Common Roots Urban Farm (CRUF) is a community oasis in bustling downtown Halifax. Covering two acres of land, it’s located on the grounds of one of Nova Scotia’s largest hospitals, QEII, and at one of the city’s busiest intersections. Step within the farm, which is open to the public, and you’ll find a peaceful, but thriving, setting with over 400 active users.
At CRUF, people of different abilities and experiences can garden in, and harvest from, the farm’s common areas or affordable community plots. In its Market Garden, new immigrants and refugees volunteer and produce over 2,500 lbs. of food and flowers a year for sale and for donation to the local food bank.
“Our mission is to promote healthy lifestyles and landscapes through hands-on education about growing and eating healthy food,” says Spencer Gough, CRUF’s development coordinator. Our vision is of healthy people, connected to their food, each other, and the natural environment.”
In 2017, QEII Health Sciences Centre Auxiliary and Partners for Care received a $28,855 Barrier Buster grant through our Access4All Canada 150 Signature Project. The funding was used to improve the accessibility of CRUF’s Healing Garden, and hold a community awareness event to celebrate the improved accessibility and highlight the importance of creating a fully accessible, inclusive Canada.
“The project will increase the awareness of wheelchair users and the blind as active participants in our community. Being a Barrier Buster will increase awareness throughout Halifax for accessible community gardening as a healthy lifestyle choice, and serve as a showcase that will encourage other public open spaces to consider removing the barriers to healthy lifestyles.” – Gerry Post, Executive Director, Accessibility Directorate (Nova Scotia)
The renamed ‘Rick Hansen Healing Garden’ is a calm, colourful space where hospital patients, their families, and staff can garden together. Because of its location, it’s visited by patients and people with a range of mobility disabilities. Over the summer months, it attracts hundreds of visitors, many of whom want to participate in a hands-on way.
Building with everyone in mind
To improve accessibility in the Healing Garden, CRUF consulted with the broader disability community, people routinely left out of conventional garden design. Working with urban planners and architects, they focused on three features:
- Accessible pathways, adding 198 feet of crusher dust pathways for improved mobility.
- Barrier-free gardening beds, creating raised beds for people in wheelchairs and for people who are blind or have low vision.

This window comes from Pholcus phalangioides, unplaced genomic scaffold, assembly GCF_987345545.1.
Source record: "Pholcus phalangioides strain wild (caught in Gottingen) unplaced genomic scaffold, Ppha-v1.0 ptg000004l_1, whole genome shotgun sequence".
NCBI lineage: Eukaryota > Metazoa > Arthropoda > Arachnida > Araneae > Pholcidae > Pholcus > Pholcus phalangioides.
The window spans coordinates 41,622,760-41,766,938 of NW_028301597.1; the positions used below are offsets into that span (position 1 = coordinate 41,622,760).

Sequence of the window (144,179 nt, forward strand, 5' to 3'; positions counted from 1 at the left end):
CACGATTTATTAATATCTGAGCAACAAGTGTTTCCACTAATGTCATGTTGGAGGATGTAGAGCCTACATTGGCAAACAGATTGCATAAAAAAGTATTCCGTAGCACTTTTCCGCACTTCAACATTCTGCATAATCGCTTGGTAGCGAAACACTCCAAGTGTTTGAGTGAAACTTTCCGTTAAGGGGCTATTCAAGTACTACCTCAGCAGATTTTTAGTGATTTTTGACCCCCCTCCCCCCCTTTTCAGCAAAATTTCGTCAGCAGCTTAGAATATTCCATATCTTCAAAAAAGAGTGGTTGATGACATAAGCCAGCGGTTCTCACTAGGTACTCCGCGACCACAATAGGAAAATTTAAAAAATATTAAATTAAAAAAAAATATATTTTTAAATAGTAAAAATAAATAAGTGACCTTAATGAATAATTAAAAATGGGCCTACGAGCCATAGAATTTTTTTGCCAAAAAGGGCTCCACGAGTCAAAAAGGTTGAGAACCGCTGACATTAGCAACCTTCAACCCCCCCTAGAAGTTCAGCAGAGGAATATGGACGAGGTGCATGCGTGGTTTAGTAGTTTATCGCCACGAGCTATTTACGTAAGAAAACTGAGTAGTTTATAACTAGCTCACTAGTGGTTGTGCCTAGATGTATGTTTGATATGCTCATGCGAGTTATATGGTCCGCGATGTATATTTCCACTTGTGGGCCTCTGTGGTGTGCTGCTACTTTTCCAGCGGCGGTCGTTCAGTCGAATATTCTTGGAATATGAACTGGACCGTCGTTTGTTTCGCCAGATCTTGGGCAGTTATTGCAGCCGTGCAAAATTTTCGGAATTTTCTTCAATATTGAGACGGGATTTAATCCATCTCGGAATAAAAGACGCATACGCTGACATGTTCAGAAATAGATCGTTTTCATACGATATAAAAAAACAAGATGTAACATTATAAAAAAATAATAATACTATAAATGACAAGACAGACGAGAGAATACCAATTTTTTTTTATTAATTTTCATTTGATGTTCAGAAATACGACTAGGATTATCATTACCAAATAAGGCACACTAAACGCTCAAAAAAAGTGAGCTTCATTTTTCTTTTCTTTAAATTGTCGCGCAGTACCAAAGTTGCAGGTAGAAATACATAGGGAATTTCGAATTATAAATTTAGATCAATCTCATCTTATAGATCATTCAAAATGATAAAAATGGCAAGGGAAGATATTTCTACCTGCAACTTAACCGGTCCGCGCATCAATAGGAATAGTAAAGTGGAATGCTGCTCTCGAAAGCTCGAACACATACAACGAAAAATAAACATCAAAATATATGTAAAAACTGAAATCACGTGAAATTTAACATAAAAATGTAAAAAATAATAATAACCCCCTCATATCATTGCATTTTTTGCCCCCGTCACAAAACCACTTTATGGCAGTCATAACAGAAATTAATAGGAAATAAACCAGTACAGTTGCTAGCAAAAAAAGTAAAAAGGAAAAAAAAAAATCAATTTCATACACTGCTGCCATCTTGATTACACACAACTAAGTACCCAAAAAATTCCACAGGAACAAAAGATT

- Accessible watering station, allowing gardeners to independently and ecologically water their crops.
“The volunteers, including gardeners with disabilities, who were involved in the design phases of the project developed a sense of ownership of the farm space and an increased sense of belonging to the farm's community and the healing power of the farm,” says Spencer.
The Healing Garden also allows for on-site events, workshops, and programming for therapeutic groups with various disabilities. Anyone can visit the garden to learn about accessible, adaptive gardening directly from the community.
The official opening of the Rick Hansen Healing Garden, in September 2017, was a celebration of diversity, accessibility, and inclusion.
Senator Dan Christmas, Canada's first Mi'kmaw Senator, opened the event, with disability and accessibility activists including Gerry Post voicing the experience of gardeners with disabilities. MLA and Speaker of the Nova Scotia House of Assembly, Kevin Murphy, who uses a wheelchair, officially opened the garden with a ceremonial planting. All guests, including Halifax Mayor Mike Savage, enjoyed music performed by a blind musician, and food by a non-profit supporting people with mental health issues.
“The event brought together people from the business community, the farming community, government, the disabled community, executives from the health authority, hospital staff, newcomers.” says Spencer. “It's helpful for . . . all those advocating for more holistic and preventative health care to be recognized and validated and seen and heard in such a beautiful light by the people who . . . make the decisions.”
What was the end result of being a Barrier Buster? “We learned things are better and more fun when more people are involved. We learned we have stronger networks than we thought. We learned it’s okay to ask for help,” says Spencer. “We learned that people want to be healthy. We learned that making space accessible to people . . . is not that hard.”
View the full photo gallery of this inclusive community space.
Photography credit: Sándor Photography, Halifax.